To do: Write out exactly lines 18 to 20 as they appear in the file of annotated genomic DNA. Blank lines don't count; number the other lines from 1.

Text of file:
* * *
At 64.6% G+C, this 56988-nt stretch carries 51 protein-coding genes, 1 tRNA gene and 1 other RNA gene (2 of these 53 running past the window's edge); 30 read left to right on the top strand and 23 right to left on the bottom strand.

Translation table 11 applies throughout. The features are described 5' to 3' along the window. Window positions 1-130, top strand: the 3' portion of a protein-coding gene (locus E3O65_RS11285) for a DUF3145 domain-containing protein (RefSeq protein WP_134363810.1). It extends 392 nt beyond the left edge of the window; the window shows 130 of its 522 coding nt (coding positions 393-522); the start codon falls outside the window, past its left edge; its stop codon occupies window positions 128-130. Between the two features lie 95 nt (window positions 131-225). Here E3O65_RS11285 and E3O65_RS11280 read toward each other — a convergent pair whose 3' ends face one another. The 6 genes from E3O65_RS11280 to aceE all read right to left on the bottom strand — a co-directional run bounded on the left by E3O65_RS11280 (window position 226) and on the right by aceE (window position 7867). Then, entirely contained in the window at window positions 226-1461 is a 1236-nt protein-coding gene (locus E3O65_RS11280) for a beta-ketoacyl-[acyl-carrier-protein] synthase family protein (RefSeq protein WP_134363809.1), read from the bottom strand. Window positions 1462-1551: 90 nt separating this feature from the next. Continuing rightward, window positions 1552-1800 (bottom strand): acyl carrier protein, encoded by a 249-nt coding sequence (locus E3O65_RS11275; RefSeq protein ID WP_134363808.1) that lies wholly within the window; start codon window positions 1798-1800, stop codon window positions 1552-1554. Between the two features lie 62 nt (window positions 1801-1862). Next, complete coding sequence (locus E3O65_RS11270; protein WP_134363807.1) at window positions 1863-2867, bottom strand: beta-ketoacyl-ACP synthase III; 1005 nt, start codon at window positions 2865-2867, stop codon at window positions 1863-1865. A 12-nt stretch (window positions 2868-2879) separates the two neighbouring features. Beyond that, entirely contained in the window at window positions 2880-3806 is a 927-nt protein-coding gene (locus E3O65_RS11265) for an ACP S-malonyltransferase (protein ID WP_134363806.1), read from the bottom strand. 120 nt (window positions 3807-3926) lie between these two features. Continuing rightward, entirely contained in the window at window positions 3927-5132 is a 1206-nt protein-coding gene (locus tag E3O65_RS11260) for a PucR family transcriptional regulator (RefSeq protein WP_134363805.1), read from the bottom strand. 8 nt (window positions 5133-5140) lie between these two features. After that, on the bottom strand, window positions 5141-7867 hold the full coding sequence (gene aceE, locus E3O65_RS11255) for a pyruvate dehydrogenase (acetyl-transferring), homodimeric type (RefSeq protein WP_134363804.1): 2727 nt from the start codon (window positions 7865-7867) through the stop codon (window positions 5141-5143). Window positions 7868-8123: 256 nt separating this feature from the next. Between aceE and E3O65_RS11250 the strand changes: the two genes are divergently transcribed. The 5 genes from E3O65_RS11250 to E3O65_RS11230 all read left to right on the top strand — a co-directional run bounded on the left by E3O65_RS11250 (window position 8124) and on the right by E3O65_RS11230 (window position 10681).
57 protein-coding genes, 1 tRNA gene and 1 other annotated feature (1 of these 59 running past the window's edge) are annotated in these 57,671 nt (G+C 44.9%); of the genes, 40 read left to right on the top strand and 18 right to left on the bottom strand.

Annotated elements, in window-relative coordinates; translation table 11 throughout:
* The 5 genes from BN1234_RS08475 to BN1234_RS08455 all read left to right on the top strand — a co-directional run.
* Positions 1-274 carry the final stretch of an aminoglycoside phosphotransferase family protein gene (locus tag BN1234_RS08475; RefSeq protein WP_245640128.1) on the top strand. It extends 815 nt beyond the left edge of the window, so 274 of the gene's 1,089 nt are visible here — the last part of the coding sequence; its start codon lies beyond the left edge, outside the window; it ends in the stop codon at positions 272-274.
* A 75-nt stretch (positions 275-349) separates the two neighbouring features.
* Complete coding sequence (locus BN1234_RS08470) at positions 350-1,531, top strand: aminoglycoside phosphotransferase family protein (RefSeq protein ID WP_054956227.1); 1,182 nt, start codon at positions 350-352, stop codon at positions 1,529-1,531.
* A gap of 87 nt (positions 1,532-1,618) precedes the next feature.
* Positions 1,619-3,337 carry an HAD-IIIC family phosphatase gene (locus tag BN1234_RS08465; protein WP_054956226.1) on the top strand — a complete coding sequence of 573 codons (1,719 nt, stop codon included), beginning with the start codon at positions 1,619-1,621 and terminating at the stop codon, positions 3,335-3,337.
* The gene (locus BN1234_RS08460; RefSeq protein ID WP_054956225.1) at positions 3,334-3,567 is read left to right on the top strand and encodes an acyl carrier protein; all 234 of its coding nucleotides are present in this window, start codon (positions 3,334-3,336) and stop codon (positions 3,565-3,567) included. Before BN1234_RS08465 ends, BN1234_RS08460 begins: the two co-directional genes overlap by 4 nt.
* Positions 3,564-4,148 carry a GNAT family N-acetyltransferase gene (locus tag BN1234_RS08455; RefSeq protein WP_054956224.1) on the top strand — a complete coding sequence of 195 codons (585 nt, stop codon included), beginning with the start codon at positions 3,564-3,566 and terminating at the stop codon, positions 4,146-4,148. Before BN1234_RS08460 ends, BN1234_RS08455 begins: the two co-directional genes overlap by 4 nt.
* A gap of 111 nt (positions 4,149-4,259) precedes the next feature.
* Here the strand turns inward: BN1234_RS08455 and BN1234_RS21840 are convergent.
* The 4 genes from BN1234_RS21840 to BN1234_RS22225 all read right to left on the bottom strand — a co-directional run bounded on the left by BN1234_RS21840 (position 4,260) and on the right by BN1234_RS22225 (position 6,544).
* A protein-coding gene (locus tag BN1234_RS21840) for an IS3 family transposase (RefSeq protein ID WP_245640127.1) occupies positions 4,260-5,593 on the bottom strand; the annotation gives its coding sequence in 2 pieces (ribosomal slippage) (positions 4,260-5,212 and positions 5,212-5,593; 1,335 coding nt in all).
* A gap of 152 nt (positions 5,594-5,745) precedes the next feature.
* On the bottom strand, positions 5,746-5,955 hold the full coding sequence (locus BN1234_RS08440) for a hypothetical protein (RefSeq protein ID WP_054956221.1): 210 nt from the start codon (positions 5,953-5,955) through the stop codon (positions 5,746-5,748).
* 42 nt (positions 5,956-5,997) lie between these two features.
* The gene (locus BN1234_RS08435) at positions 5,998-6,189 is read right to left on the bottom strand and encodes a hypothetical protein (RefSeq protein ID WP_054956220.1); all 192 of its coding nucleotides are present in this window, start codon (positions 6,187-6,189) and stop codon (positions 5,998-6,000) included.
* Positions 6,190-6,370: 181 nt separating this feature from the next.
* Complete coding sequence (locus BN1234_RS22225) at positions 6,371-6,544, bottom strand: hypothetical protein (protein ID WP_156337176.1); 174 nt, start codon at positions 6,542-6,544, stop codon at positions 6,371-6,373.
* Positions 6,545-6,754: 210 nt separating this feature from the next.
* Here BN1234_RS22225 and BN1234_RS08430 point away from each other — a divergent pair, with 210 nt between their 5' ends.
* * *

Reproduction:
* On the bottom strand, positions 5,746-5,955 hold the full coding sequence (locus BN1234_RS08440) for a hypothetical protein (RefSeq protein ID WP_054956221.1): 210 nt from the start codon (positions 5,953-5,955) through the stop codon (positions 5,746-5,748).
* 42 nt (positions 5,956-5,997) lie between these two features.
* The gene (locus BN1234_RS08435) at positions 5,998-6,189 is read right to left on the bottom strand and encodes a hypothetical protein (RefSeq protein ID WP_054956220.1); all 192 of its coding nucleotides are present in this window, start codon (positions 6,187-6,189) and stop codon (positions 5,998-6,000) included.